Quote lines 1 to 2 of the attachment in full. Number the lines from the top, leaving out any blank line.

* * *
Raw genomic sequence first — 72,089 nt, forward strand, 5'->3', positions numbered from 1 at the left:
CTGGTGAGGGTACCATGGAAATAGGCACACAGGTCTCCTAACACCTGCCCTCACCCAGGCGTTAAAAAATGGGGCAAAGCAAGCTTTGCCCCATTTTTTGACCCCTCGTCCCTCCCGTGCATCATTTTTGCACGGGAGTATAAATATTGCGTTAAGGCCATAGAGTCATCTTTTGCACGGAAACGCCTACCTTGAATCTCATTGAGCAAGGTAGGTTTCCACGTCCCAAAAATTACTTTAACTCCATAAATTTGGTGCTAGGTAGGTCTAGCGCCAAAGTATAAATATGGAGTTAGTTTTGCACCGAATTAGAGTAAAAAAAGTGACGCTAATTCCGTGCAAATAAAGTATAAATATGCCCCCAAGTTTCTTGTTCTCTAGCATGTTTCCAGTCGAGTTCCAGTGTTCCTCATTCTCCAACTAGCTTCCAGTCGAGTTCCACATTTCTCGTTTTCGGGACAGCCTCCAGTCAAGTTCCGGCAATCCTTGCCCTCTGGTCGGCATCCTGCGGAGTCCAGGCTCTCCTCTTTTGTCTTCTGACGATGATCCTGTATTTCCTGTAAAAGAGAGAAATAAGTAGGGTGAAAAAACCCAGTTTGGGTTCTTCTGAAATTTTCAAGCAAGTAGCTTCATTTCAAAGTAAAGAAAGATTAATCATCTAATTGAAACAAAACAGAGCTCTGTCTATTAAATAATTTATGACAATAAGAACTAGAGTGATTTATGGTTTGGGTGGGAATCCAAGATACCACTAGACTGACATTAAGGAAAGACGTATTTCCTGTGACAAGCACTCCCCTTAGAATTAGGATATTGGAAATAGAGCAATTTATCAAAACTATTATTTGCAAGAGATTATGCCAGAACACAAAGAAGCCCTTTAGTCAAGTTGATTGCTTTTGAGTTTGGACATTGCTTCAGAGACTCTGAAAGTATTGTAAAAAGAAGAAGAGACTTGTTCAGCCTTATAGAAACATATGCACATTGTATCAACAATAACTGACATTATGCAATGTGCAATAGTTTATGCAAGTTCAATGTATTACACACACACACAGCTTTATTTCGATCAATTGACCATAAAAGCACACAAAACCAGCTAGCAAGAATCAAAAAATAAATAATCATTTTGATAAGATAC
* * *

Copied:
Raw genomic sequence first — 72,089 nt, forward strand, 5'->3', positions numbered from 1 at the left:
CTGGTGAGGGTACCATGGAAATAGGCACACAGGTCTCCTAACACCTGCCCTCACCCAGGCGTTAAAAAATGGGGCAAAGCAAGCTTTGCCCCATTTTTTGACCCCTCGTCCCTCCCGTGCATCATTTTTGCACGGGAGTATAAATATTGCGTTAAGGCCATAGAGTCATCTTTTGCACGGAAACGCCTACCTTGAATCTCATTGAGCAAGGTAGGTTTCCACGTCCCAAAAATTACTTTAACTCCATAAATTTGGTGCTAGGTAGGTCTAGCGCCAAAGTATAAATATGGAGTTAGTTTTGCACCGAATTAGAGTAAAAAAAGTGACGCTAATTCCGTGCAAATAAAGTATAAATATGCCCCCAAGTTTCTTGTTCTCTAGCATGTTTCCAGTCGAGTTCCAGTGTTCCTCATTCTCCAACTAGCTTCCAGTCGAGTTCCACATTTCTCGTTTTCGGGACAGCCTCCAGTCAAGTTCCGGCAATCCTTGCCCTCTGGTCGGCATCCTGCGGAGTCCAGGCTCTCCTCTTTTGTCTTCTGACGATGATCCTGTATTTCCTGTAAAAGAGAGAAATAAGTAGGGTGAAAAAACCCAGTTTGGGTTCTTCTGAAATTTTCAAGCAAGTAGCTTCATTTCAAAGTAAAGAAAGATTAATCATCTAATTGAAACAAAACAGAGCTCTGTCTATTAAATAATTTATGACAATAAGAACTAGAGTGATTTATGGTTTGGGTGGGAATCCAAGATACCACTAGACTGACATTAAGGAAAGACGTATTTCCTGTGACAAGCACTCCCCTTAGAATTAGGATATTGGAAATAGAGCAATTTATCAAAACTATTATTTGCAAGAGATTATGCCAGAACACAAAGAAGCCCTTTAGTCAAGTTGATTGCTTTTGAGTTTGGACATTGCTTCAGAGACTCTGAAAGTATTGTAAAAAGAAGAAGAGACTTGTTCAGCCTTATAGAAACATATGCACATTGTATCAACAATAACTGACATTATGCAATGTGCAATAGTTTATGCAAGTTCAATGTATTACACACACACACAGCTTTATTTCGATCAATTGACCATAAAAGCACACAAAACCAGCTAGCAAGAATCAAAAAATAAATAATCATTTTGATAAGATAC